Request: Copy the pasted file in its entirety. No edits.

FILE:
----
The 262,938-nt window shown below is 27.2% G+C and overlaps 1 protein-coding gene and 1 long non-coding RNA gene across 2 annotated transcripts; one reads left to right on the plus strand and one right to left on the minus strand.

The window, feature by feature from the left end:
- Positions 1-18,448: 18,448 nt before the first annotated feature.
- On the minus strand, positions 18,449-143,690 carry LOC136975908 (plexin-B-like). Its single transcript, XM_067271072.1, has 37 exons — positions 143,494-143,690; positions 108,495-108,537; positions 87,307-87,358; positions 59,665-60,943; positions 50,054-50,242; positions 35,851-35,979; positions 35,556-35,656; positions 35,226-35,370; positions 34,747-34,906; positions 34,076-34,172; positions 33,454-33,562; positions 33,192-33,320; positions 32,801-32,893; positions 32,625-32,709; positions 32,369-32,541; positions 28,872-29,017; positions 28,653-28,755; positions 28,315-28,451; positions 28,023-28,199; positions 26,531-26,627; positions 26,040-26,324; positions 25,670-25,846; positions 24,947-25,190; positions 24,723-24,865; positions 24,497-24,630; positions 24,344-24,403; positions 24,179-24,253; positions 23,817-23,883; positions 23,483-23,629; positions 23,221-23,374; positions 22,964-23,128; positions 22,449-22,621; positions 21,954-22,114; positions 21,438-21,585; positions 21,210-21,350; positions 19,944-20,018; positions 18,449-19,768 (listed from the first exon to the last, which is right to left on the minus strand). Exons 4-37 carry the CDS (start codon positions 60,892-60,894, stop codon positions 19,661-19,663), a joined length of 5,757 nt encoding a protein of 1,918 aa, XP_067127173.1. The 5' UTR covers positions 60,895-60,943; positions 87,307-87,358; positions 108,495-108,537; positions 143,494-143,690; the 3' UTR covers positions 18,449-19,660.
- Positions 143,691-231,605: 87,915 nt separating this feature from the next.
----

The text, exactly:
The 262,938-nt window shown below is 27.2% G+C and overlaps 1 protein-coding gene and 1 long non-coding RNA gene across 2 annotated transcripts; one reads left to right on the plus strand and one right to left on the minus strand.

The window, feature by feature from the left end:
- Positions 1-18,448: 18,448 nt before the first annotated feature.
- On the minus strand, positions 18,449-143,690 carry LOC136975908 (plexin-B-like). Its single transcript, XM_067271072.1, has 37 exons — positions 143,494-143,690; positions 108,495-108,537; positions 87,307-87,358; positions 59,665-60,943; positions 50,054-50,242; positions 35,851-35,979; positions 35,556-35,656; positions 35,226-35,370; positions 34,747-34,906; positions 34,076-34,172; positions 33,454-33,562; positions 33,192-33,320; positions 32,801-32,893; positions 32,625-32,709; positions 32,369-32,541; positions 28,872-29,017; positions 28,653-28,755; positions 28,315-28,451; positions 28,023-28,199; positions 26,531-26,627; positions 26,040-26,324; positions 25,670-25,846; positions 24,947-25,190; positions 24,723-24,865; positions 24,497-24,630; positions 24,344-24,403; positions 24,179-24,253; positions 23,817-23,883; positions 23,483-23,629; positions 23,221-23,374; positions 22,964-23,128; positions 22,449-22,621; positions 21,954-22,114; positions 21,438-21,585; positions 21,210-21,350; positions 19,944-20,018; positions 18,449-19,768 (listed from the first exon to the last, which is right to left on the minus strand). Exons 4-37 carry the CDS (start codon positions 60,892-60,894, stop codon positions 19,661-19,663), a joined length of 5,757 nt encoding a protein of 1,918 aa, XP_067127173.1. The 5' UTR covers positions 60,895-60,943; positions 87,307-87,358; positions 108,495-108,537; positions 143,494-143,690; the 3' UTR covers positions 18,449-19,660.
- Positions 143,691-231,605: 87,915 nt separating this feature from the next.